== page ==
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Work 4 Peace,Hold All Life Sacred,Eliminate Violence! I am on my mobile version of the door-to-door, going town-to-town holding readings/gatherings/discussions of my book "But What Can I Do?" This is my often neglected blog mostly about my travels since 9/11 as I engage in dialogue and actions. It is steaming with my opinions, insights, analyses toward that end of holding all life sacred, dismantling the empire and eliminating violence while creating the society we want ALL to thrive in

Sunday, October 06, 2019

Brief Encounters

I left Cincinnati slowly working my way through an unusual thick foggy mist blanketing everything, before the sun came up. I’ll have to stop soon and replenish my rapidly diminishing veggie oil tank – the only one of four that feed directly into my engine.
            The sun does come up and turns the fog into a wet memory, brightly illuminating acres and acres of trees surrounding the freeway as I drive from Kentucky to Indiana to Illinois. I’m distraught to see the leaves turning from summer green to winter brown without going thru the fall colors. I’m hoping these trees are not dying in the stifling heat and lack of rain these hills must be experiencing.
            I’ve just had several very brief encounters thus far on this reactivated national book tour.
            A shiny black pickup truck pulls up next to me on the freeway where I’m going 55mph and he’s obviously going much faster, racing until we’re side by side. I see a slight white man waving frantically as he repeatedly – and loudly – honks his horn. I think I see him nodding with a broad smile and holding out a peace symbol.
            I smile and respond in kind. He abruptly guns the engine and races away, but not before he pulls sharply in front of my truck and I pause, curious, when I see the words those 4 or 5 inch startling white plastic letters stuck on an upward slant across the blackened back window spell: “in god we trust”
            Ok, so this seems like a contraction but I do consider the possibility he may be one of those progressive christians. I snort “in god U trust maybe” but continue smiling and flashing the peace symbol out the window. He zooms on ahead faster and faster but I’m forced to go slower and slower as the freeway climbs up a steep hill.
            In the distance I can see he’s trying to stick a medium-sized u.s.ofa. flag out the driver’s side window, struggling to hang on to it in the 70mph wind.
            Ok. Maybe his enthusiasm was not laced with approval after all.

            When the sun is way high and my solar has had a chance to get charged up, I pull into a rest stop – to rest and to pump veggie oil. I have about 5 gallons – or 50 miles – left in my main tank so I’m glad I stopped. I attach the pump to the battery, shut off the inverter, open the auxiliary tank in the back and begin pumping. A tall white man shyly approaches me as his companion stands behind him, a hand on his back and the other hand waving him toward me. He is staring at the ground just left of my foot while he mumbles that he approves of everything written on my truck before rushing back to his car, barely giving me a moment to thank him. I notice he has Kentucky plates.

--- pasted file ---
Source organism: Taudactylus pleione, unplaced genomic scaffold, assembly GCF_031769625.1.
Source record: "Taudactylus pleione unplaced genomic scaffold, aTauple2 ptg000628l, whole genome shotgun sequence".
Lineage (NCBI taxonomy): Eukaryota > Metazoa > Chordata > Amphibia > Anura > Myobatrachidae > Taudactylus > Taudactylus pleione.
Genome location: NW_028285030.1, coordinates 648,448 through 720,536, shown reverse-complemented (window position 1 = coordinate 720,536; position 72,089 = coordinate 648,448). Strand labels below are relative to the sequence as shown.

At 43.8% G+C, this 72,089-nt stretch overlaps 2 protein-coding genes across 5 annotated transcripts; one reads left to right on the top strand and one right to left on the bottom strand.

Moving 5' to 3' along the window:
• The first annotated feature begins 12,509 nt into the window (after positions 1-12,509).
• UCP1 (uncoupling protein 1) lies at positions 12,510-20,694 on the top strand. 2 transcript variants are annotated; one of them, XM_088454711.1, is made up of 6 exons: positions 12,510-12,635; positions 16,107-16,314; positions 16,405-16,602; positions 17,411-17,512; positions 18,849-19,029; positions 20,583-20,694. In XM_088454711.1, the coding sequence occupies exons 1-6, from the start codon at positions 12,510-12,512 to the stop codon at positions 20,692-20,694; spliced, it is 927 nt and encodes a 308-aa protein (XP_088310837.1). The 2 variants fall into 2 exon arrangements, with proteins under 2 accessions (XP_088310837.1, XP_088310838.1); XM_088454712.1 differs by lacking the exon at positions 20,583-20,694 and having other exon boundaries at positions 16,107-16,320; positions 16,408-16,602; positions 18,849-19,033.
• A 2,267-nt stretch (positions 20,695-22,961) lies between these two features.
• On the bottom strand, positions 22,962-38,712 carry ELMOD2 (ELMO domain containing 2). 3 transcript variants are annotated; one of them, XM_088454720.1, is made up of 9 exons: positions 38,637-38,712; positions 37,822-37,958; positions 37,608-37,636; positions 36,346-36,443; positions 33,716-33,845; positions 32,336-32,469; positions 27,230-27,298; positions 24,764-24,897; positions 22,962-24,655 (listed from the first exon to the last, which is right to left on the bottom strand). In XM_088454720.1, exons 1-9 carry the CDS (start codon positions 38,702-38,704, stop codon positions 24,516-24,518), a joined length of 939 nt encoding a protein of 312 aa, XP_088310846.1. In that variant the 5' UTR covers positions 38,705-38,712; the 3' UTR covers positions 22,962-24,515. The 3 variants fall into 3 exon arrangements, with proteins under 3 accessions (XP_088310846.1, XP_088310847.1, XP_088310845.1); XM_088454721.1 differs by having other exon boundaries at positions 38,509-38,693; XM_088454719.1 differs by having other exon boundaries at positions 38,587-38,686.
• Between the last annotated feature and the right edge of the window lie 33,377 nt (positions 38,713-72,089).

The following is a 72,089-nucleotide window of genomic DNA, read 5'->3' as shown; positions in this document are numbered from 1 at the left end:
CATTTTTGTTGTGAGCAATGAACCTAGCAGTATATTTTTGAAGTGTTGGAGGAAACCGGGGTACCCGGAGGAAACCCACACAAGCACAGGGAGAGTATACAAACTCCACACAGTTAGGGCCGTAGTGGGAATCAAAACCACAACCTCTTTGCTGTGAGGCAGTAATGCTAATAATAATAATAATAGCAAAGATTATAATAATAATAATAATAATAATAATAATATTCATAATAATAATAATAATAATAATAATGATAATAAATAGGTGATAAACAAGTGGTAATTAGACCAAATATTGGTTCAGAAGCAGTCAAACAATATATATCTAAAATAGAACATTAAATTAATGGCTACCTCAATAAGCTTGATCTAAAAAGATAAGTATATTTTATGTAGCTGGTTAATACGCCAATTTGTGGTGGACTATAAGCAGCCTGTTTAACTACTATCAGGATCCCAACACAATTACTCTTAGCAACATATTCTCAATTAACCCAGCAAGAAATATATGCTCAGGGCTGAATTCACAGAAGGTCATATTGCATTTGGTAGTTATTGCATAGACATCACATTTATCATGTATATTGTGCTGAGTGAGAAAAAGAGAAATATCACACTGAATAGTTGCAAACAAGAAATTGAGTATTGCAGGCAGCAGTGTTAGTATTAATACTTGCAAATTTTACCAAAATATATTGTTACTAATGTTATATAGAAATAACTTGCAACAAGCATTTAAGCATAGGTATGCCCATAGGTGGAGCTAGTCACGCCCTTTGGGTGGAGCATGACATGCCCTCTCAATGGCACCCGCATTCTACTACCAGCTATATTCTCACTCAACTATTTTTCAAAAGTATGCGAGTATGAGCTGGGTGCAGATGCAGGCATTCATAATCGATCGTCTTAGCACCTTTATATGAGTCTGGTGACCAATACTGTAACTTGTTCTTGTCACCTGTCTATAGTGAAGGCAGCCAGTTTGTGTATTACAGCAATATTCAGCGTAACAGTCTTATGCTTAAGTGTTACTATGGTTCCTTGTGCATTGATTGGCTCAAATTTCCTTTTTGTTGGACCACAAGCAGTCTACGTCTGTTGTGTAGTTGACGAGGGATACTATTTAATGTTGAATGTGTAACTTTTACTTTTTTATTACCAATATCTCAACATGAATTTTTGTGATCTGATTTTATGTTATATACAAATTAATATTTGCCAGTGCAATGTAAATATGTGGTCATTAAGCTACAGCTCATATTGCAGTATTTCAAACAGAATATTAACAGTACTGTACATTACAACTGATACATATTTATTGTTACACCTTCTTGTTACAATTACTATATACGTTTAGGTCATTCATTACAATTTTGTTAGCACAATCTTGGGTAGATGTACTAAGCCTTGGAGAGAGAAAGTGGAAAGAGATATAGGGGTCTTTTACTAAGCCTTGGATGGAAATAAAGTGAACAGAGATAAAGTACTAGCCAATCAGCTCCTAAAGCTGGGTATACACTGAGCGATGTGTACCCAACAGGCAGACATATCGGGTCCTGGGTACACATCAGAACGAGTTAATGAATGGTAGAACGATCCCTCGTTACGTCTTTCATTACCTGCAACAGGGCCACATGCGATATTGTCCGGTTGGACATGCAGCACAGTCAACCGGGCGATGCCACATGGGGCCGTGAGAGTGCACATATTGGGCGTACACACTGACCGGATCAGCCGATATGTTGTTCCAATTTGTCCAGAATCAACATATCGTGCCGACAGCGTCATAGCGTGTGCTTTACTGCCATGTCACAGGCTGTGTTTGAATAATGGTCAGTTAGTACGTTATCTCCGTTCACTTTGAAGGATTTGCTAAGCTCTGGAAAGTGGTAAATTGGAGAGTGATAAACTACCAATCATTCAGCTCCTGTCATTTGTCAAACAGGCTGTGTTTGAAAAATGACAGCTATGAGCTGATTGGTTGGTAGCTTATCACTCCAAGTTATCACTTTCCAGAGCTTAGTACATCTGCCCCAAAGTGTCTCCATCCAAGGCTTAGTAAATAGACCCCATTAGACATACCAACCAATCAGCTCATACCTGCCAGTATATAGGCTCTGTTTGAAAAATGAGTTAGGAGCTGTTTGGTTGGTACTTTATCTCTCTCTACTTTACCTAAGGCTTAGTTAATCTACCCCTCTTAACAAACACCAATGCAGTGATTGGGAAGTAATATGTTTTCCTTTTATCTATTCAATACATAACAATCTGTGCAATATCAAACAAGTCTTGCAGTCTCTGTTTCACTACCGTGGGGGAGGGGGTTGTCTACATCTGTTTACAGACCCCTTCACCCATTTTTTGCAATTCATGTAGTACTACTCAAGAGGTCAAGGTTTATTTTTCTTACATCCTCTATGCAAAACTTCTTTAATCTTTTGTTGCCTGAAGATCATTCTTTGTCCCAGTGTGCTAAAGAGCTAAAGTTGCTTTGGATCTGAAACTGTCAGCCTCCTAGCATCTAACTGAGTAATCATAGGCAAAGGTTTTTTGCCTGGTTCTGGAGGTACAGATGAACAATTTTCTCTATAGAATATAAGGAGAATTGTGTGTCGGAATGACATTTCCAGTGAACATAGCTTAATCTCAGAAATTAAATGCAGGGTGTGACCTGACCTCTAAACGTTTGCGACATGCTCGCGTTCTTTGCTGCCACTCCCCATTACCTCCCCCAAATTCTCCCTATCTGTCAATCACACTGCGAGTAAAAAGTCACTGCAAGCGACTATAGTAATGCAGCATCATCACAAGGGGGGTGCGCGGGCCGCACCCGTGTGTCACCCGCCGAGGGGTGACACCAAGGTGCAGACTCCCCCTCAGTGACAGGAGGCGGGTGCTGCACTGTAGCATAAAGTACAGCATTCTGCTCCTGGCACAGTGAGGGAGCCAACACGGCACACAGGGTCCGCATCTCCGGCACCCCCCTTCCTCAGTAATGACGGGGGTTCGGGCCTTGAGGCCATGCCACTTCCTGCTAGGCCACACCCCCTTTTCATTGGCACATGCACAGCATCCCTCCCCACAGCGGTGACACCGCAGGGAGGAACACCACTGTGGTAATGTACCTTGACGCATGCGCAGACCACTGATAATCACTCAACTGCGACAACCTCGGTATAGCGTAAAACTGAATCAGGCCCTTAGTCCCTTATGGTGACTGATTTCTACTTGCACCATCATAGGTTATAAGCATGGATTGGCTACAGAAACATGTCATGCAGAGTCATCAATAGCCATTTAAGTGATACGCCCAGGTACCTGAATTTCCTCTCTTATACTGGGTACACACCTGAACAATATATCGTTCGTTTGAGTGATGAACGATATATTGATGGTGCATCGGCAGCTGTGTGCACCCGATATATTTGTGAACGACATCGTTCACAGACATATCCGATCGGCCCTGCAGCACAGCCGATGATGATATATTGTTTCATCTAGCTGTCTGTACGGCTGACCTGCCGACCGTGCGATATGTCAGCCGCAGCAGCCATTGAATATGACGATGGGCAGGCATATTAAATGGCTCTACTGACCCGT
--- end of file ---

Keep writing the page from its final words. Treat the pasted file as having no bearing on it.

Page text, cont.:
I pause the pump because it will overheat if I let it run too long and go into the bathroom. There an older white womon who looks like she is decades retired from a fancy ‘professional’ job complete with lipstick, hennaed hair, and square black heels asks me what is wrong. I realize I’m frowning and holding my ears to try to block out the bloody noise of not one but two hand dryers going off at once.
            “Noise pollution,” I grumble and to my amazement, she nods in agreement.
            She then tells me how she recently saw a tv program that said these machines are not even as good as paper towels for drying hands.
“They spread germs,” she declares in a high, thin but authoritative voice. “I hate these too. Why do we even have them?”
She might have asked the question rhetorically but I have to add “Because the oil drilling and fracking corporations want to make money off our need to dry our hands.”
Her eyes open a little wider as she nods her head vigorously. “That’s it, of course!” she declares.
“So nice talking with you dear,” she proclaims as she rapidly moves off to join her travel companions.
She seemed so interesting, I wanted to talk with her more but I also had to rush back to finish pumping veg oil – but mostly also to sleep a little. I’m exhausted!


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